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I'm trying to make a fairly simple web scraper using Twisted. I have it working, but whenever I try to scrape more than a few hundred sites, it will hang indefinitely for no discernible reason. Everything seems to work, except when it stops at the very end with a couple sites left to process.

I used the tutorial here: http://technicae.cogitat.io/2008/06/async-batching-with-twisted-walkthrough.html as a blueprint.

Here is my code:

class Spider:
    """Twisted-based html retrieval system."""

    def __init__(self, queue, url_list):
        self.process_queue = queue
        self.start_urls = []
        for url in url_list:
            self.start_urls.append(url)

    def crawl(self):
        """Extracts information from each website in start_urls."""
        deferreds = []
        sem = defer.DeferredSemaphore(30)
        for url in self.start_urls:
            d = sem.run(self._crawl, url, self.process_queue)
            deferreds.append(d)
        dl = defer.DeferredList(deferreds, consumeErrors=1)
        dl.addCallback(self.finish, self.process_queue)
        dl.addCallback(self.shutdown)
        reactor.run()

    def _crawl(self, url, queue):
        d = getPage(url, timeout=10)
        d.addCallback(self.parse, url, queue)
        d.addErrback(self.parse_error, url, queue)
        return d

    def parse(self, result, url, queue):
        print 'Parsing:', url
        data = {'body': result, 'url': url}
        response = Response(data['url'], data['body'])
        queue.put(response)
        return data

    def parse_error(self, result, url, queue):
        print 'Errback from:', url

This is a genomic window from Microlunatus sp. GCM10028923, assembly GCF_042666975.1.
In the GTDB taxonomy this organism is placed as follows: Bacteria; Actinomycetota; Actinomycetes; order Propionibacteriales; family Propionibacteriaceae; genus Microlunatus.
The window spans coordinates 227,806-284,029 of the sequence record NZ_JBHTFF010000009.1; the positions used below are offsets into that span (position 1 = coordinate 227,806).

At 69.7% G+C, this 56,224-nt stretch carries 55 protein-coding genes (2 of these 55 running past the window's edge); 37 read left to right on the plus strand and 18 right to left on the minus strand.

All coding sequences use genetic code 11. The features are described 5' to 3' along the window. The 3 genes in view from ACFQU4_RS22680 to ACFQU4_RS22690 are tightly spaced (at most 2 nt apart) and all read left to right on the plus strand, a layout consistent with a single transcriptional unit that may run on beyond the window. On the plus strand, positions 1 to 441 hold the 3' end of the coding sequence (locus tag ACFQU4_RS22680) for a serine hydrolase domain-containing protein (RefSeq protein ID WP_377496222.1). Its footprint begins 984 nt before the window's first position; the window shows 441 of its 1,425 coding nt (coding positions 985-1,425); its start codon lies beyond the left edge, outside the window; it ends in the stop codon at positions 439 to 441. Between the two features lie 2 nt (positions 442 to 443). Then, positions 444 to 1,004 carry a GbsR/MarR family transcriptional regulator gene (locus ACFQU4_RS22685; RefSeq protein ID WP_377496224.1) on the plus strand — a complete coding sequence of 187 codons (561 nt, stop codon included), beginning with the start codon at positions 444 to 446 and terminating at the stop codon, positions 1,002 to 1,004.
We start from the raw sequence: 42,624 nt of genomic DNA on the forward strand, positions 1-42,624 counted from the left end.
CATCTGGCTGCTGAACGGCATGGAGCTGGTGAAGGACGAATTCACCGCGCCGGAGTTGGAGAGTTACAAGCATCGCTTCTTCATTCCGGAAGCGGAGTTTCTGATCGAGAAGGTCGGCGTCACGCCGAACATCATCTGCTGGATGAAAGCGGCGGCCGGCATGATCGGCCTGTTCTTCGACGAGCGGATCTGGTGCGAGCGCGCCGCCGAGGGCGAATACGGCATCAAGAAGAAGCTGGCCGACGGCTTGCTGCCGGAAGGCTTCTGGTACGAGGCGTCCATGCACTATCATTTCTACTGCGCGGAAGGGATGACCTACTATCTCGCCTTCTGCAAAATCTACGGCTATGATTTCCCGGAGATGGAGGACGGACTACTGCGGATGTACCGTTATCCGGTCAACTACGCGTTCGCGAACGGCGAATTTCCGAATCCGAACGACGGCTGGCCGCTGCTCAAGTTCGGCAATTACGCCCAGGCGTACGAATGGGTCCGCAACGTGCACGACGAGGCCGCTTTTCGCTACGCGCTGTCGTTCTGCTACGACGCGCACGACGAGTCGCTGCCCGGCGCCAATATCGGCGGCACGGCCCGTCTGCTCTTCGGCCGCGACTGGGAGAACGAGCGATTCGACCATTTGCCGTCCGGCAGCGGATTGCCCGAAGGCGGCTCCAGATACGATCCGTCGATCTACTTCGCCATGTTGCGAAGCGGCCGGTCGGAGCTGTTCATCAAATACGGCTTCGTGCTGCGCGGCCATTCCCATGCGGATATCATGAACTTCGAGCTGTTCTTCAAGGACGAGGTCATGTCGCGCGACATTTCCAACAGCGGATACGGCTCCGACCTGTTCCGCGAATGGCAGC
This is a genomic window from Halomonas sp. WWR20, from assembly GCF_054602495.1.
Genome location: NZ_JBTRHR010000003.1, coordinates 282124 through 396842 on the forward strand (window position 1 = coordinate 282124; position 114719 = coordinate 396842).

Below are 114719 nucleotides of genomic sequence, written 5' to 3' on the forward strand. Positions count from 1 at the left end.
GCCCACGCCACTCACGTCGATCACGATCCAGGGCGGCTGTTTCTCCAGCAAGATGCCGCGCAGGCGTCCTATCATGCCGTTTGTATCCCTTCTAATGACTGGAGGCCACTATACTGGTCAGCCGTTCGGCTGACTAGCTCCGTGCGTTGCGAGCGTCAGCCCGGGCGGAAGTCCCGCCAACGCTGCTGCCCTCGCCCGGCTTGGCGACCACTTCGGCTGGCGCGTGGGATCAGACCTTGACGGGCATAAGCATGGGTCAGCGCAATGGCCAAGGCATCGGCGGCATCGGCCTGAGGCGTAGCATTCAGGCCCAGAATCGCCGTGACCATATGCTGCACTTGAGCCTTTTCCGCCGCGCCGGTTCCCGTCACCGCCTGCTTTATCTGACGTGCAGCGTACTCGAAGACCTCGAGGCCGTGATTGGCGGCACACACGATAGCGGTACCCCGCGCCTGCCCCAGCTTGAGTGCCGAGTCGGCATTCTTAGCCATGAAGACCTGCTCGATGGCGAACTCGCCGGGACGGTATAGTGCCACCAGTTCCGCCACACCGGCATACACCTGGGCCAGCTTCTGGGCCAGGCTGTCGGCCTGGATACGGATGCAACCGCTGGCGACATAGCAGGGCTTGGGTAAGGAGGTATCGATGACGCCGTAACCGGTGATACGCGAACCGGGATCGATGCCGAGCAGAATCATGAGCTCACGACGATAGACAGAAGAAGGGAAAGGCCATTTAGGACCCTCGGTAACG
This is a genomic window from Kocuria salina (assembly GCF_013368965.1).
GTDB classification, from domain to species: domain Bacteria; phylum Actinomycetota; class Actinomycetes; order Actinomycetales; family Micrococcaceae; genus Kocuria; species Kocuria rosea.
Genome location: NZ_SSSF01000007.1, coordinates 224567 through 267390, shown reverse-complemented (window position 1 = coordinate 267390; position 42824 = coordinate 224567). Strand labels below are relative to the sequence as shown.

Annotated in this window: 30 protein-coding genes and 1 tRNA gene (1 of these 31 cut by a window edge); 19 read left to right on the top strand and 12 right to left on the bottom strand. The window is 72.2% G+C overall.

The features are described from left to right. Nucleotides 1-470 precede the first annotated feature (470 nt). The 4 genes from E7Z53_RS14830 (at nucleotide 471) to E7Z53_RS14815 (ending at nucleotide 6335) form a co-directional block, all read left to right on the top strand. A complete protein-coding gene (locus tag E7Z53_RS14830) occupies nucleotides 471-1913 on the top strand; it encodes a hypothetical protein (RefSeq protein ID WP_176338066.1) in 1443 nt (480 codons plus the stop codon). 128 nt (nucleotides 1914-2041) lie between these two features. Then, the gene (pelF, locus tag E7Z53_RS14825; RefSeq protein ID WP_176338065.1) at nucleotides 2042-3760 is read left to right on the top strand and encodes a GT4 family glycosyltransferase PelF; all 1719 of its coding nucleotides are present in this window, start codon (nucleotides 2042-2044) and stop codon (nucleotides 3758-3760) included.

data = {'body': 'error', 'url': url}
        response = Response(data['url'], data['body'])
        queue.put(response)
        return data

    def finish(self, results, queue):
        for (valid, data) in results:
            if valid:
                print 'Success:', data['url']
            else:
                print 'Failed:', data['url']
        finish_signal = Response('FINISHED', 'DONE')
        queue.put(finish_signal)

    def shutdown(self, ignore):
        reactor.stop()

I am running this section of code in a larger program, hence the Queue.

Any suggestions for making the DeferredList always fire? Or ideas as to why it's only firing half the time, and failing without any exceptions the other half?

It's very frustrating, especially since it works perfectly with small numbers of URL's (1-100) but fails when scaled up. I am new to Twisted, so I probably just messed up something with the errbacks, but I can't figure out what, or how to fix it...

Also, before anyone answers with 'use Scrapy!' I can't use Scrapy for reasons I won't get into here. Assume this program is my last hope and must work.

EDIT:

Full standalone code so people can run it directly:

import sys
from twisted.internet import defer, reactor
from twisted.web.client import getPage

class SeerSpider:
    """Twisted-based html retrieval system."""

    def __init__(self, queue, url_list):
        self.process_queue = queue
        self.start_urls = []
        for url in url_list:
            self.start_urls.append(url)

    def crawl(self):
        """Extracts information from each website in url_list."""
        deferreds = []
        sem = defer.DeferredSemaphore(30)
        for url in self.start_urls:
            d = sem.run(self._crawl, url, self.process_queue)
            deferreds.append(d)
        dl = defer.DeferredList(deferreds, consumeErrors=True)
        dl.addCallback(self.finish, self.process_queue)
        dl.addCallback(self.shutdown)
        reactor.run()

    def _crawl(self, url, queue):
        d = getPage(url, timeout=10)
        d.addCallback(self.parse, url, queue)
        d.addErrback(self.parse_error, url, queue)
        return d

    def parse(self, result, url, queue):
        data = {'body': result, 'url': url}